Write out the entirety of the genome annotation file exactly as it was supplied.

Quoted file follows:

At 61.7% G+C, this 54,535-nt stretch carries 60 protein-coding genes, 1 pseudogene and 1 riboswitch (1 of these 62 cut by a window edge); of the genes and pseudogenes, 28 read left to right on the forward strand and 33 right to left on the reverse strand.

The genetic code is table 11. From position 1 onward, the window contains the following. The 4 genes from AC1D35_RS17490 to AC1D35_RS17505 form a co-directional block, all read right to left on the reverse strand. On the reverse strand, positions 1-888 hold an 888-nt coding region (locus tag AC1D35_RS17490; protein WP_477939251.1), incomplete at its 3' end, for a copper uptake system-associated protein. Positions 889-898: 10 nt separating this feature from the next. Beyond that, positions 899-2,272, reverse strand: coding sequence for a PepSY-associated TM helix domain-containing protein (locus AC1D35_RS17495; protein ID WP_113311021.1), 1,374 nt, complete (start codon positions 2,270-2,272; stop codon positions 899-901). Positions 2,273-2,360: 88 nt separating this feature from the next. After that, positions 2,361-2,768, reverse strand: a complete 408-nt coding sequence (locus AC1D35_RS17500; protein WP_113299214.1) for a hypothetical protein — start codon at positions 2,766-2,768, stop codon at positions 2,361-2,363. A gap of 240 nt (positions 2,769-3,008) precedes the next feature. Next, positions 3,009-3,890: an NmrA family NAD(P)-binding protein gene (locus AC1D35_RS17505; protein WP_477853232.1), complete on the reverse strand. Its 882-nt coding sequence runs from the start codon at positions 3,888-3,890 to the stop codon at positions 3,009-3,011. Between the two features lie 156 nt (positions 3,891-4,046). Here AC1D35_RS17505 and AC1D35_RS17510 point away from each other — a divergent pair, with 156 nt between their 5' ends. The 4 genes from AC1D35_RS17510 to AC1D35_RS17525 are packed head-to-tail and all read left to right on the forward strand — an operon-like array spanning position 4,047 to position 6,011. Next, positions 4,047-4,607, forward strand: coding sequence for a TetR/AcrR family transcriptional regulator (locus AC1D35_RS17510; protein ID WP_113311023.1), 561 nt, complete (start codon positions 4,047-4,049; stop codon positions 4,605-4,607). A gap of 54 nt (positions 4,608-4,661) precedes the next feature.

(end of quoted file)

At 61.7% G+C, this 54,535-nt stretch carries 60 protein-coding genes, 1 pseudogene and 1 riboswitch (1 of these 62 cut by a window edge); of the genes and pseudogenes, 28 read left to right on the forward strand and 33 right to left on the reverse strand.

The genetic code is table 11. From position 1 onward, the window contains the following. The 4 genes from AC1D35_RS17490 to AC1D35_RS17505 form a co-directional block, all read right to left on the reverse strand. On the reverse strand, positions 1-888 hold an 888-nt coding region (locus tag AC1D35_RS17490; protein WP_477939251.1), incomplete at its 3' end, for a copper uptake system-associated protein. Positions 889-898: 10 nt separating this feature from the next. Beyond that, positions 899-2,272, reverse strand: coding sequence for a PepSY-associated TM helix domain-containing protein (locus AC1D35_RS17495; protein ID WP_113311021.1), 1,374 nt, complete (start codon positions 2,270-2,272; stop codon positions 899-901). Positions 2,273-2,360: 88 nt separating this feature from the next. After that, positions 2,361-2,768, reverse strand: a complete 408-nt coding sequence (locus AC1D35_RS17500; protein WP_113299214.1) for a hypothetical protein — start codon at positions 2,766-2,768, stop codon at positions 2,361-2,363. A gap of 240 nt (positions 2,769-3,008) precedes the next feature. Next, positions 3,009-3,890: an NmrA family NAD(P)-binding protein gene (locus AC1D35_RS17505; protein WP_477853232.1), complete on the reverse strand. Its 882-nt coding sequence runs from the start codon at positions 3,888-3,890 to the stop codon at positions 3,009-3,011. Between the two features lie 156 nt (positions 3,891-4,046). Here AC1D35_RS17505 and AC1D35_RS17510 point away from each other — a divergent pair, with 156 nt between their 5' ends. The 4 genes from AC1D35_RS17510 to AC1D35_RS17525 are packed head-to-tail and all read left to right on the forward strand — an operon-like array spanning position 4,047 to position 6,011. Next, positions 4,047-4,607, forward strand: coding sequence for a TetR/AcrR family transcriptional regulator (locus AC1D35_RS17510; protein ID WP_113311023.1), 561 nt, complete (start codon positions 4,047-4,049; stop codon positions 4,605-4,607). A gap of 54 nt (positions 4,608-4,661) precedes the next feature.